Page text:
March 22, 2019

Groundbreaking Study of Women and Agriculture at Cahokia

In a new book on Cahokia agriculture, Gayle Fritz, professor emerita of anthropology in Arts & Sciences and author of “Feeding Cahokia: Early Agriculture in the North American Homeland” (2019 University of Alabama Press), has made it clear that the vast majority of Cahokia’s farmers were women. Their knowledge of agriculture gave them respect and power. Gayle Fritz is doubtful floods, drought or earthquakes brought down Cahokia. Food production at Cahokia was diversified, stable, and the land was in the Mississippi bottomland, the most fertile in America.

The female farmers of Cahokia grew bottle gourds, squash, sunflower, edible weeds like knotweed, maygrass, and chenopods. The genetics of these plants changed as the plants were domesticated. They also harvested hickory and acorns by introducing early crop protection methods, creating nut orchards. Modern flotation techniques have found that the over-reliance on maize story was not a true picture of Cahokia agriculture. When corn became a major crop at 900 CE, all of the other crops increased in abundance, and did not shrink.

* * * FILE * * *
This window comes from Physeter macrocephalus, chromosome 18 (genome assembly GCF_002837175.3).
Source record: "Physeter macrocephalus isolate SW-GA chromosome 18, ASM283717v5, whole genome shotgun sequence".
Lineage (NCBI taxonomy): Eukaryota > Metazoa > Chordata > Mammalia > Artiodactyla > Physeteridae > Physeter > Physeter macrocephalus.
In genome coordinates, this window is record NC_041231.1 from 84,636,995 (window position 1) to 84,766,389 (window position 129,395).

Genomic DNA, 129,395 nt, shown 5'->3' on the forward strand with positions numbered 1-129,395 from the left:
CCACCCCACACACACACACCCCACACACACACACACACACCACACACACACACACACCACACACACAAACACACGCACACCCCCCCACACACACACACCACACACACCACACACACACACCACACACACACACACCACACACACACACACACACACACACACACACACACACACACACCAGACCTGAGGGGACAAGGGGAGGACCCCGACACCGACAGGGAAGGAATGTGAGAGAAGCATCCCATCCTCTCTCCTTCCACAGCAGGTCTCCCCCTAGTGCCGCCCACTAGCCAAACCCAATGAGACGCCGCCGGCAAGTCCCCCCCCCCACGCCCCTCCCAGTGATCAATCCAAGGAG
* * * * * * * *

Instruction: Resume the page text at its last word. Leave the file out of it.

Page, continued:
Gayle Fritz also questions the ceramic figurines depicting women at Cahokia are not really “corn goddesses.” She points out that the plants on the figurines more accurately represent sunflower seed heads and squashes. And she questions the idea of a male dominated priesthood as the basis of Cahokia religion, given the importance of women. has the story here;

Mike Ruggeri’s Moundbuilders/Ancient Southwest News on Tumblr

Mike Ruggeri’s Ancient Mississippian Art, Religion, and Iconography Magazine


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